Deep-fried chicken, or gai tod, is something of an obsession in Thailand. Sold from street carts, the chicken pieces – often wings or small drumsticks – are marinated in a mixture of spices and aromatics, and then dredged in rice flour, which lends an extra crispness, before being fried. This recipe is inspired by a dish from much-loved Sydney restaurant Chat Thai. After being fried, the gai tod is wok-tossed in a sauce of nahm prik pao, or Thai chilli paste. For ease, we’ve used chicken thigh pieces here.






Skill level

Average: 4.3 (13 votes)


  • 6 chicken thighs, trimmed and cut into wide strips
  • 3 garlic cloves, crushed
  • 1 tbsp finely chopped coriander root, plus extra coriander sprigs, to serve
  • ¼ tsp white pepper
  • 1 tbsp fish sauce
  • 1 tbsp caster sugar
  • 1 tsp chilli powder
  • 120 g (⅔) cup rice flour
  • vegetable oil, to shallow-fry, plus extra 60 ml (¼ cup)
  • 1 tbsp nahm prik pao (Thai chilli paste in soybean oil) (see Note)

Cook's notes

Oven temperatures are for conventional; if using fan-forced (convection), reduce the temperature by 20˚C. | We use Australian tablespoons and cups: 1 teaspoon equals 5 ml; 1 tablespoon equals 20 ml; 1 cup equals 250 ml. | All herbs are fresh (unless specified) and cups are lightly packed. | All vegetables are medium size and peeled, unless specified. | All eggs are 55-60 g, unless specified.


Marinating time 2 hours

Place chicken in a bowl with garlic, coriander root, pepper, fish sauce, 2 teaspoons of caster sugar, chilli powder and 1 tsp salt and mix to coat chicken. Cover with plastic wrap and refrigerate for 2 hours.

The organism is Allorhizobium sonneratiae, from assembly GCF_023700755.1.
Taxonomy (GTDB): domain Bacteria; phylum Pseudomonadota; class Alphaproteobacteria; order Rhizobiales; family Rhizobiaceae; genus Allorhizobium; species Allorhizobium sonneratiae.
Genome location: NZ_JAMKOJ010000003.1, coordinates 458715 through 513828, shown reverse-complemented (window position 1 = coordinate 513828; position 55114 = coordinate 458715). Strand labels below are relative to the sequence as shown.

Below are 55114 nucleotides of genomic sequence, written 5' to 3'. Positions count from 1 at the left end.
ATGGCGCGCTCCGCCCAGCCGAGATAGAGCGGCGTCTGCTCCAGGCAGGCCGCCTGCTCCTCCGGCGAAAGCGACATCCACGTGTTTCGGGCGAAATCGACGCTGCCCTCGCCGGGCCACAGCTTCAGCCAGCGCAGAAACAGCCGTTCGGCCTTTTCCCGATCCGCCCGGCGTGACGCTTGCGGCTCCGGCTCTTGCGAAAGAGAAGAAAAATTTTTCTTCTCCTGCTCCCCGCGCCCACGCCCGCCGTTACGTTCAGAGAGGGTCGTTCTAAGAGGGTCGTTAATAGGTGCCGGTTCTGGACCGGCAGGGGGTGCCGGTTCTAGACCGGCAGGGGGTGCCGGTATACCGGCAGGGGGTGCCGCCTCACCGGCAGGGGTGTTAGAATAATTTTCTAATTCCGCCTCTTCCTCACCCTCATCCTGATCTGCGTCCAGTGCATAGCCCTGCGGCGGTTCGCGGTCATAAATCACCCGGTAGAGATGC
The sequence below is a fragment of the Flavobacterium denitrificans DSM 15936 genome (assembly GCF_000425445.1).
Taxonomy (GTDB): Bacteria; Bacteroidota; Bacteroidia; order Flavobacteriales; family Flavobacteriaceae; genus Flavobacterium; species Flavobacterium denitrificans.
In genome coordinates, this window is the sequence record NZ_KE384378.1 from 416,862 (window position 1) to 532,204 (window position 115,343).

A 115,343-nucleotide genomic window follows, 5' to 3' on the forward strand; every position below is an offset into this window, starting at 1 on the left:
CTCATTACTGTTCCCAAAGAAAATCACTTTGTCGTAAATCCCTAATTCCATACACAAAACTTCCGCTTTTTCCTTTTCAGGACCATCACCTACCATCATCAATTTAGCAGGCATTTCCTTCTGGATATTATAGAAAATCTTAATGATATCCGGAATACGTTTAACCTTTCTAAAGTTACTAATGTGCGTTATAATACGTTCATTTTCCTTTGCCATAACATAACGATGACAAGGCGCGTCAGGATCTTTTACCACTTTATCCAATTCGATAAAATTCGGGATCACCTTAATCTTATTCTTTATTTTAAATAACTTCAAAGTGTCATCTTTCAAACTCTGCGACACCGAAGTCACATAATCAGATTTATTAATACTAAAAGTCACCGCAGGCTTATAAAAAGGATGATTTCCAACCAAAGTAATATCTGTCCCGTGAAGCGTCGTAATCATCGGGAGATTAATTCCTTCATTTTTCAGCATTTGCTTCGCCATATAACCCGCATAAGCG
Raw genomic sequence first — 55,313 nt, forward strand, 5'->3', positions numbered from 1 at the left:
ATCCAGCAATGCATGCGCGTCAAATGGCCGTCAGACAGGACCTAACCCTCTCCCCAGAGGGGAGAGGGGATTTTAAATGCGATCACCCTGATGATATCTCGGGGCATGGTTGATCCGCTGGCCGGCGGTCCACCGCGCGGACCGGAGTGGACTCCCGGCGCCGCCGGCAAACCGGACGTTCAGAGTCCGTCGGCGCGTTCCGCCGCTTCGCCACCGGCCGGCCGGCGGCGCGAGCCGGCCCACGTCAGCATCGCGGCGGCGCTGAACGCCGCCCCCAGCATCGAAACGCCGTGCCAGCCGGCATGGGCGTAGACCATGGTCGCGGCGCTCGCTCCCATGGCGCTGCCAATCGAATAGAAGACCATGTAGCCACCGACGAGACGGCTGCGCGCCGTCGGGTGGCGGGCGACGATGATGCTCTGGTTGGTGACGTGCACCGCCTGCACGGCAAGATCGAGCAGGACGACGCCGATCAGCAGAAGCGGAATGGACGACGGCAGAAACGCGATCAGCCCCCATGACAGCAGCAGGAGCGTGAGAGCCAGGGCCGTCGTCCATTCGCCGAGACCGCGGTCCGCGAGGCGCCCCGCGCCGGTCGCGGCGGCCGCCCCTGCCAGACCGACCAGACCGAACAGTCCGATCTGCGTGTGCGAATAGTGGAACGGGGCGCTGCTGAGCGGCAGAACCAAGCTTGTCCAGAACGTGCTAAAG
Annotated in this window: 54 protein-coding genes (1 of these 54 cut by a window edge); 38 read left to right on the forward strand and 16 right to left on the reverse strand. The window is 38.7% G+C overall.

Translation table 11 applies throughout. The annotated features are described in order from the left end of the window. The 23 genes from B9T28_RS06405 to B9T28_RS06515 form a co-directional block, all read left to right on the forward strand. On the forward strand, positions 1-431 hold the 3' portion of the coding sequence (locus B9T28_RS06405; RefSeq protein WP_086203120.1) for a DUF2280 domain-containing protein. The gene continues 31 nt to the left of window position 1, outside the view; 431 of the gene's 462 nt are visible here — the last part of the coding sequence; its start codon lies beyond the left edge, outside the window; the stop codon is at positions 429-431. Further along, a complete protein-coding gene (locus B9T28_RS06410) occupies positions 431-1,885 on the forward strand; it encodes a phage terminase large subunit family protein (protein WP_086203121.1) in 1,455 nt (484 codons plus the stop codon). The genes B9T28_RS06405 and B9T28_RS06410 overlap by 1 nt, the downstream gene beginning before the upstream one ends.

Place rice flour in a shallow bowl. Coat chicken pieces in flour, shaking to remove excess. Fill a large saucepan or deep-fryer one-third full with oil and heat over medium heat to 180ºC (or until a cube of bread turns golden in 10 seconds). Working in batches, place chicken in oil and cook for 3 minutes or until golden. Remove using a slotted spoon and drain on paper towel.

Place remaining 60 ml of oil in a wok or saucepan over medium heat, add nahm prik pao and remaining 2 teaspoons of sugar and stir to combine and dissolve sugar. Add chicken and cook, stirring gently, for 5 minutes or until chicken is cooked through and lightly caramelised. Serve with rice, coriander sprigs and chilli sauce.



• Nahm prik pao (Thai chilli paste in soybean oil) is available from Asian food shops.


Photography by Brett Stevens. Food preparation by Phoebe Wood. Styling by Vivien Walsh. 

As seen in Feast magazine, June 2014, Issue 32. For more recipes and articles, pick up a copy of this month's Feast magazine or check out our great subscriptions offers here.